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Five Things Biden Can Do if He Really Wants to 'Heal' This Nation

AP Photo/Carolyn Kaster

After a bitterly fought election that millions believe (with plenty of justification) was stolen, Joe Biden, who has promised to be a uniter who will heal this country, has every reason to follow through on that promise.

I’ve never believed that uniting this country was ever a goal of Joe Biden. But it’s obvious to anyone that a sincere effort to do so would go a long way.

Nothing short of a meaningful audit of the results will change the minds of those who have seen the evidence (which is backed up by statistical analyses, video evidence, and sworn affidavits) but if Biden doesn’t want to make things worse, here’s what he can do.

1. Throw cold water on the impeachment nonsense

Several Democrats have floated a second impeachment of Trump over false allegations that he incited an insurrection. The allegations are absurd, just as allegations regarding his phone call with the Ukraine president showed a quid pro quo were absurd. But Democrats have been obsessing about removing Trump from office since before he even took the oath. It’s an unhealthy obsession that has ripped this nation apart over the past four years.

When asked about his thoughts on impeachment on Friday, Biden avoided answering and said, “What the Congress decides to do is for them to decide.”

Democrats have already dangerously abused the power of impeachment, turning it into a political tool. A second, meaningless impeachment will open the floodgates even wider.

Another bogus impeachment will tear this country apart. Biden should go on the record in opposition to impeachment or any of this 25th-Amendment nonsense. To do anything less would make him an accessory. After all, last year he claimed, “I am the Democratic Party right now,” which means that he can shut down this dumb, divisive idea before it happens.

2. Pledge no new states

Democrats have floated all sorts of ideas to help increase their majorities in the U.S. Senate. Statehood for Washington, D.C., and Puerto Rico are among those ideas. With each new state would come two U.S. senators.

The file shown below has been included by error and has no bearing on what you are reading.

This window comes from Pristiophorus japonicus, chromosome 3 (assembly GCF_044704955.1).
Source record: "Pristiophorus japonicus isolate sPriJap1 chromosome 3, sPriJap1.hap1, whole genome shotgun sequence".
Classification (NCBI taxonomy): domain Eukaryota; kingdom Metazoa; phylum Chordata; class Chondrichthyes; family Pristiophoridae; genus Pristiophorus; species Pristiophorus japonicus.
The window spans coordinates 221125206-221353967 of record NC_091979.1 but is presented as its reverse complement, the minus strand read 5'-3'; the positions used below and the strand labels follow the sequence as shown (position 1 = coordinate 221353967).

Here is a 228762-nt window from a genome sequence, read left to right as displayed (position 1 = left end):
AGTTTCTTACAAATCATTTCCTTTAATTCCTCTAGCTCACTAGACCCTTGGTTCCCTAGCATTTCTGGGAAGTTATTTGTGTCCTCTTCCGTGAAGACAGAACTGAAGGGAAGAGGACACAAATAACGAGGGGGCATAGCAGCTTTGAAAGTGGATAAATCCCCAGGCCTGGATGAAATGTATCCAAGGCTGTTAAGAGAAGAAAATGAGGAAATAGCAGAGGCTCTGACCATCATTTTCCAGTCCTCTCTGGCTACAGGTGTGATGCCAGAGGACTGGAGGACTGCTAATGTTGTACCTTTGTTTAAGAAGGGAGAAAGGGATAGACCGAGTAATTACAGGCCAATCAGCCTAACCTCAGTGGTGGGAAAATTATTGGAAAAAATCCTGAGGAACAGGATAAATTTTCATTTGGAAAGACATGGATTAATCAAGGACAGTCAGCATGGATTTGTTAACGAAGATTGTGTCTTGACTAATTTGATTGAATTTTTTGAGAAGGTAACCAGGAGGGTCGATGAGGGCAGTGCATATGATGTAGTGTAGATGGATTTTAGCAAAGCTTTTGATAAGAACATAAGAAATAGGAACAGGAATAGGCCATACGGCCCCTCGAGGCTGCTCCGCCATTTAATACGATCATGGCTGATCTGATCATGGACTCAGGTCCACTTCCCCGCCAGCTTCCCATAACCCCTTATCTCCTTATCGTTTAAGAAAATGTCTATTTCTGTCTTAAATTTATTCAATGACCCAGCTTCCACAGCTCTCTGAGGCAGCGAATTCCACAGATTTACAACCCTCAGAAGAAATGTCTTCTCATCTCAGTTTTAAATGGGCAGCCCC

Congress does not have the power to grant statehood to Washington, D.C. (a constitutional amendment would be required), but Puerto Rico is arguably fair game in this blatant power grab. The debate over statehood for Puerto Rico would be brutally divisive. Joe Biden should pledge immediately that he will not approve admitting states into the union to cater to his party’s power grab.

3. Pledge not to pack the courts

Biden resisted giving an answer to the question of court-packing before the election, though Senate Minority Leader Chuck Schumer said everything “is on the table” following the nomination and confirmation of Amy Coney Barrett to the Supreme Court. While it’s obvious that Biden didn’t want to declare support for court-packing while nearly two-thirds of Americans oppose it, for him to go against the overwhelming sentiment of the people would be bad politics in the long run.

Perhaps the worst side-effect of such a move would be that it would cause a chain reaction of one-party governments to repeatedly increase the size of the Supreme Court to achieve the ideological majority that suits them. We’ve experienced one-party government many times in my lifetime alone, but court-packing didn’t happen. If Joe Biden lets it happen, it will open Pandora’s box.

4. Don’t legislate via executive order

Speaking of Pandora’s box, Barack Obama’s govern-by-executive-fiat is something Biden should pledge not to repeat. Sure, he has both Houses of Congress on his side right now, but with slim majorities. Even Obamacare required a lot of backroom deals to get passed. So Biden should pledge not to do what Obama did.

Similarly, he should send the Iran nuclear deal and the Paris climate accords to the Senate for ratification. If Republicans have gained anything resembling a spine over the past four years (and that is debatable) reinstituting these treaties unconstitutionally will set up legal battles. And, frankly, considering how Trump transformed the judiciary in four years, those challenges would likely not turn out in Biden’s favor.

5. A bipartisan cabinet

This one is actually fairly simple. Biden exploited his support from anti-Trump Republicans during the campaign. They may only be moderately conservative, but nominating a select few for key posts in his administration, including his cabinet, would be ideal. Trump supporters won’t necessarily be happy with a Never Trump Republican, but many of us would acknowledge that even a moderate anti-Trump Republican would be better than an administration composed entirely of leftists.

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Matt Margolis is the author of Airborne: How The Liberal Media Weaponized The Coronavirus Against Donald Trump and the bestselling book The Worst President in History: The Legacy of Barack Obama. You can follow Matt on Twitter @MattMargolis